Trouble in Mind Essay - Critical Context (Masterplots II: Drama)

Alice Childress

Critical Context (Comprehensive Guide to Drama)

Trouble in Mind, like other plays by Alice Childress including Florence (pr. 1949), Wedding Band: A Love/Hate Story in Black and White (pr. 1966), Mojo: A Black Love Story (pr. 1970), Wine in the Wilderness (pr. 1969), When the Rattlesnake Sounds (pb. 1975), Sea Island Song (pr. 1977), and Moms (pr. 1987), seeks to illuminate the condition of poor women for whom the act of living is sheer heroism. Her characters generally include domestic workers, washerwomen, seamstresses, and the unemployed, as well as dancers, artists, and teachers. Childress portrays emotionally mutilated heroines who are morally strong, sometimes vulnerable, but resilient. She portrays these women honestly as they fight daily battles not simply to survive but to survive whole.

Childress’s experiences as a poor Harlem, New York City, resident shaped her attitudes about society. She came to the theater with the aim of telling unvarnished truths about America. Trouble in Mind cemented her career in the theater. Running for ninety-one performances, Trouble in Mind won for Childress the Obie Award for the best original Off-Broadway play of the 1955-1956 season. The first black woman to win an Obie, Childress is the only woman playwright in the United States whose plays have been written, produced, and published consistently since 1950. Having had plays produced in New York City, across the United States, and in Europe, Childress bequeathed a legacy to the American theater that is monumental.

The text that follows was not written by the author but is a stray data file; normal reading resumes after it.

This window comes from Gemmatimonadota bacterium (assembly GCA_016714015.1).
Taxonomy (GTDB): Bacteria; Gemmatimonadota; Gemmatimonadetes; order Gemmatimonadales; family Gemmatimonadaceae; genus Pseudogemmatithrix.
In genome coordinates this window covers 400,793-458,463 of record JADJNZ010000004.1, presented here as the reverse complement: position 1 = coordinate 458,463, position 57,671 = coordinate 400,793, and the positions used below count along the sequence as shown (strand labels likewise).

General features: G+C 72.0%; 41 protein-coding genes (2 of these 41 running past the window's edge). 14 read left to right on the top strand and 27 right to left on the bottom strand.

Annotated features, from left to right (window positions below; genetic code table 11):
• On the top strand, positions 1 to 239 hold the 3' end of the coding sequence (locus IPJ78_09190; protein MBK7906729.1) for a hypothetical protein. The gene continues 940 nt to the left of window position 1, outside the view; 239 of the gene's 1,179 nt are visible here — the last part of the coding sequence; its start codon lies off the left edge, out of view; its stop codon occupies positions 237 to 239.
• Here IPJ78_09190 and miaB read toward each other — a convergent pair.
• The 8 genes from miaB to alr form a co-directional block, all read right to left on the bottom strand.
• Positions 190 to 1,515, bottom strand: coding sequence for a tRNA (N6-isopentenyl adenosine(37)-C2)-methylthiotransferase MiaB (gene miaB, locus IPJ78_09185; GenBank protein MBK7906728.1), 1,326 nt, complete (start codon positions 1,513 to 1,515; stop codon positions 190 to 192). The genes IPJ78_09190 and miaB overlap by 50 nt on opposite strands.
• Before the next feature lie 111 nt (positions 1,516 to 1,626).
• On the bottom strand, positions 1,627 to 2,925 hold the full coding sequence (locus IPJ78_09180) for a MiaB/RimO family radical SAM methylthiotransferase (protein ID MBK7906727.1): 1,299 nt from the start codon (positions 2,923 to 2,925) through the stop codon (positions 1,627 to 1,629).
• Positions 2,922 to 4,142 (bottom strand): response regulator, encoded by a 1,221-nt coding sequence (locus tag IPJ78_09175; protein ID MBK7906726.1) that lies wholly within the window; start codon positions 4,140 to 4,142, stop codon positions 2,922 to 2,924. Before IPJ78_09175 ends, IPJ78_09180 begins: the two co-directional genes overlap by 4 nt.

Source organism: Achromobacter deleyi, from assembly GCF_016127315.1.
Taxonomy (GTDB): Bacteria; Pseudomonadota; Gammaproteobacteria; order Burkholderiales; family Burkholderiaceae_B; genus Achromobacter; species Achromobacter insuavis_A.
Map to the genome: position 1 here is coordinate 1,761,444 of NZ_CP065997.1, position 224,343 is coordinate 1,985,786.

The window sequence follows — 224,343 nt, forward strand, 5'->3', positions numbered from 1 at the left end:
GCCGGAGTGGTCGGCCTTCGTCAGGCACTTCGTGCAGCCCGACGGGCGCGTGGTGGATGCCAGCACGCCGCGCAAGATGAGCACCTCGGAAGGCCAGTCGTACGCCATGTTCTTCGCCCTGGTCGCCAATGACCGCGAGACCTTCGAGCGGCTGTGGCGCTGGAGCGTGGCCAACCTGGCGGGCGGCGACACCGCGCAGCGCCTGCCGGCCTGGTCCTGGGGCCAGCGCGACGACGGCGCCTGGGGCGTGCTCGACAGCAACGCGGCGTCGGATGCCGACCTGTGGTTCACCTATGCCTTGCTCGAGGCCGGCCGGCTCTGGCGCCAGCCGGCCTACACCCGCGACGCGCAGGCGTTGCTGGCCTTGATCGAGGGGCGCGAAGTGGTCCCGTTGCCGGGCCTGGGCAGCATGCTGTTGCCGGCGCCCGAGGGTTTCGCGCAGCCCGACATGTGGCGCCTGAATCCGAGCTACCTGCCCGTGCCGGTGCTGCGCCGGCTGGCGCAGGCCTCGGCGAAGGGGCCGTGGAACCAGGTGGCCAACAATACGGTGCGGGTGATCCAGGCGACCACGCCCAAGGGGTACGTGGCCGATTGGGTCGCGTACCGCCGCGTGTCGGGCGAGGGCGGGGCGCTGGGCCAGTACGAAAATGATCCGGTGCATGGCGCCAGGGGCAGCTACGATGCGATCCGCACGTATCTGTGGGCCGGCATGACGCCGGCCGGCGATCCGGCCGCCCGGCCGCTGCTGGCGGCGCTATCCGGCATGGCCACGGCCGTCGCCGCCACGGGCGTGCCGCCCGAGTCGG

Alice Childress wrote plays that incorporate the liturgy of the black church, traditional music, African mythology, folklore, and fantasy. She won acclaim by writing sociopolitical, romantic, biographical, historical, and feminist plays. Striving to find new and dynamic ways of expressing old themes in a historically conservative theater, Childress also opened the door for other black playwrights, such as Lorraine Hansberry (A Raisin in the Sun, pr., pb. 1959) and Ntozake Shange (for colored girls who have considered suicide/ when the rainbow is enuf, pr. 1976), to make advances in the theater.

Alice Childress’s intense and microscopic examination of life matches such great dramatists as Anton Chekhov, August Strindberg, Jean Anouilh, Sholom Aleichem, Sean O’Casey, Noël Coward, Tennessee Williams, and the Nobel Prize-winning African dramatist Wole Soyinka. Trouble in Mind, like the plays of many great American dramatists, depicts society both as it is and as it should be. Trouble in Mind has made an indelible mark on American theater because it addresses the struggles of the downtrodden and yet offers hope.